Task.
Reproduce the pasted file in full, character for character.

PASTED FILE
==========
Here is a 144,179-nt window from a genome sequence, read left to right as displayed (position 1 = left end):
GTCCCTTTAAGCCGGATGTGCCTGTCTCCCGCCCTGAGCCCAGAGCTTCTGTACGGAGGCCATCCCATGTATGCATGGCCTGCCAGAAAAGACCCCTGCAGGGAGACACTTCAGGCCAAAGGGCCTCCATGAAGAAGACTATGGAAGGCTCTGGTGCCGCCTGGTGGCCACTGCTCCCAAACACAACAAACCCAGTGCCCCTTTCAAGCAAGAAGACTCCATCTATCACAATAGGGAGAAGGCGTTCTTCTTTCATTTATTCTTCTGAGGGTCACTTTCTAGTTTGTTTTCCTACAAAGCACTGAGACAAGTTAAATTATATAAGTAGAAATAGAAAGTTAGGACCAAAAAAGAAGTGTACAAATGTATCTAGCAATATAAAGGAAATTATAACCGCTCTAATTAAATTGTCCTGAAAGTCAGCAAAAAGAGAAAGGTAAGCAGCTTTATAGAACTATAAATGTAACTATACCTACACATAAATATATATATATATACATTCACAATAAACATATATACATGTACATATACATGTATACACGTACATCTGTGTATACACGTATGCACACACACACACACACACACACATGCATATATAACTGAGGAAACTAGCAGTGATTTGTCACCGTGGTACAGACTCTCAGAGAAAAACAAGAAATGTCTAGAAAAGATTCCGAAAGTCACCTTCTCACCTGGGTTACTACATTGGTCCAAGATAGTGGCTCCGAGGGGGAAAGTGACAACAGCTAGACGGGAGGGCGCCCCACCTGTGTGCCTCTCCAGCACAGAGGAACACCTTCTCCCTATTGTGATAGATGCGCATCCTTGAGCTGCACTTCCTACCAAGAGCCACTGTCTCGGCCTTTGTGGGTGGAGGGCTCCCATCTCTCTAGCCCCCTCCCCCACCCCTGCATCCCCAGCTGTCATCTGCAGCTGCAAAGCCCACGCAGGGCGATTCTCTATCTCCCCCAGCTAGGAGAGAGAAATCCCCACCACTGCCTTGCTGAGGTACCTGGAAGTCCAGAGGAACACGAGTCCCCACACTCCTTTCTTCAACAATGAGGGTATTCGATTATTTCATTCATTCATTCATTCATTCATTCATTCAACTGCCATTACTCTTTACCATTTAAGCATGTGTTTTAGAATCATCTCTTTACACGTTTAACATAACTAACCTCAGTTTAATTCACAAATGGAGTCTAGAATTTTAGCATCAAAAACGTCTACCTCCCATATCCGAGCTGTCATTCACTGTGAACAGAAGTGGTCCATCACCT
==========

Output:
Here is a 144,179-nt window from a genome sequence, read left to right as displayed (position 1 = left end):
GTCCCTTTAAGCCGGATGTGCCTGTCTCCCGCCCTGAGCCCAGAGCTTCTGTACGGAGGCCATCCCATGTATGCATGGCCTGCCAGAAAAGACCCCTGCAGGGAGACACTTCAGGCCAAAGGGCCTCCATGAAGAAGACTATGGAAGGCTCTGGTGCCGCCTGGTGGCCACTGCTCCCAAACACAACAAACCCAGTGCCCCTTTCAAGCAAGAAGACTCCATCTATCACAATAGGGAGAAGGCGTTCTTCTTTCATTTATTCTTCTGAGGGTCACTTTCTAGTTTGTTTTCCTACAAAGCACTGAGACAAGTTAAATTATATAAGTAGAAATAGAAAGTTAGGACCAAAAAAGAAGTGTACAAATGTATCTAGCAATATAAAGGAAATTATAACCGCTCTAATTAAATTGTCCTGAAAGTCAGCAAAAAGAGAAAGGTAAGCAGCTTTATAGAACTATAAATGTAACTATACCTACACATAAATATATATATATATACATTCACAATAAACATATATACATGTACATATACATGTATACACGTACATCTGTGTATACACGTATGCACACACACACACACACACACACATGCATATATAACTGAGGAAACTAGCAGTGATTTGTCACCGTGGTACAGACTCTCAGAGAAAAACAAGAAATGTCTAGAAAAGATTCCGAAAGTCACCTTCTCACCTGGGTTACTACATTGGTCCAAGATAGTGGCTCCGAGGGGGAAAGTGACAACAGCTAGACGGGAGGGCGCCCCACCTGTGTGCCTCTCCAGCACAGAGGAACACCTTCTCCCTATTGTGATAGATGCGCATCCTTGAGCTGCACTTCCTACCAAGAGCCACTGTCTCGGCCTTTGTGGGTGGAGGGCTCCCATCTCTCTAGCCCCCTCCCCCACCCCTGCATCCCCAGCTGTCATCTGCAGCTGCAAAGCCCACGCAGGGCGATTCTCTATCTCCCCCAGCTAGGAGAGAGAAATCCCCACCACTGCCTTGCTGAGGTACCTGGAAGTCCAGAGGAACACGAGTCCCCACACTCCTTTCTTCAACAATGAGGGTATTCGATTATTTCATTCATTCATTCATTCATTCATTCATTCAACTGCCATTACTCTTTACCATTTAAGCATGTGTTTTAGAATCATCTCTTTACACGTTTAACATAACTAACCTCAGTTTAATTCACAAATGGAGTCTAGAATTTTAGCATCAAAAACGTCTACCTCCCATATCCGAGCTGTCATTCACTGTGAACAGAAGTGGTCCATCACCT